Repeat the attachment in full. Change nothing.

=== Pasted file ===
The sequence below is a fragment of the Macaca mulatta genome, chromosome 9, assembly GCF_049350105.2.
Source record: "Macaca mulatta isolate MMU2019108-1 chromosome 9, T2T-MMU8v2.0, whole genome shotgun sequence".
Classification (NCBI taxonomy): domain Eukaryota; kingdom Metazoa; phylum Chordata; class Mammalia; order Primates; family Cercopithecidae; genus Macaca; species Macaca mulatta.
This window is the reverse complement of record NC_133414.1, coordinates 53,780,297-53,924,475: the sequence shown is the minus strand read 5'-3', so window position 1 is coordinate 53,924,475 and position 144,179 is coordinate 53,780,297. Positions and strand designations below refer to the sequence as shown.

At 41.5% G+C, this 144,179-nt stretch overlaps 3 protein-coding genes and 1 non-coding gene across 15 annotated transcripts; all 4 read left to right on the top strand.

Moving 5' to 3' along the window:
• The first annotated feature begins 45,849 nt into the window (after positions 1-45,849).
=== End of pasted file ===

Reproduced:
The sequence below is a fragment of the Macaca mulatta genome, chromosome 9, assembly GCF_049350105.2.
Source record: "Macaca mulatta isolate MMU2019108-1 chromosome 9, T2T-MMU8v2.0, whole genome shotgun sequence".
Classification (NCBI taxonomy): domain Eukaryota; kingdom Metazoa; phylum Chordata; class Mammalia; order Primates; family Cercopithecidae; genus Macaca; species Macaca mulatta.
This window is the reverse complement of record NC_133414.1, coordinates 53,780,297-53,924,475: the sequence shown is the minus strand read 5'-3', so window position 1 is coordinate 53,924,475 and position 144,179 is coordinate 53,780,297. Positions and strand designations below refer to the sequence as shown.

At 41.5% G+C, this 144,179-nt stretch overlaps 3 protein-coding genes and 1 non-coding gene across 15 annotated transcripts; all 4 read left to right on the top strand.

Moving 5' to 3' along the window:
• The first annotated feature begins 45,849 nt into the window (after positions 1-45,849).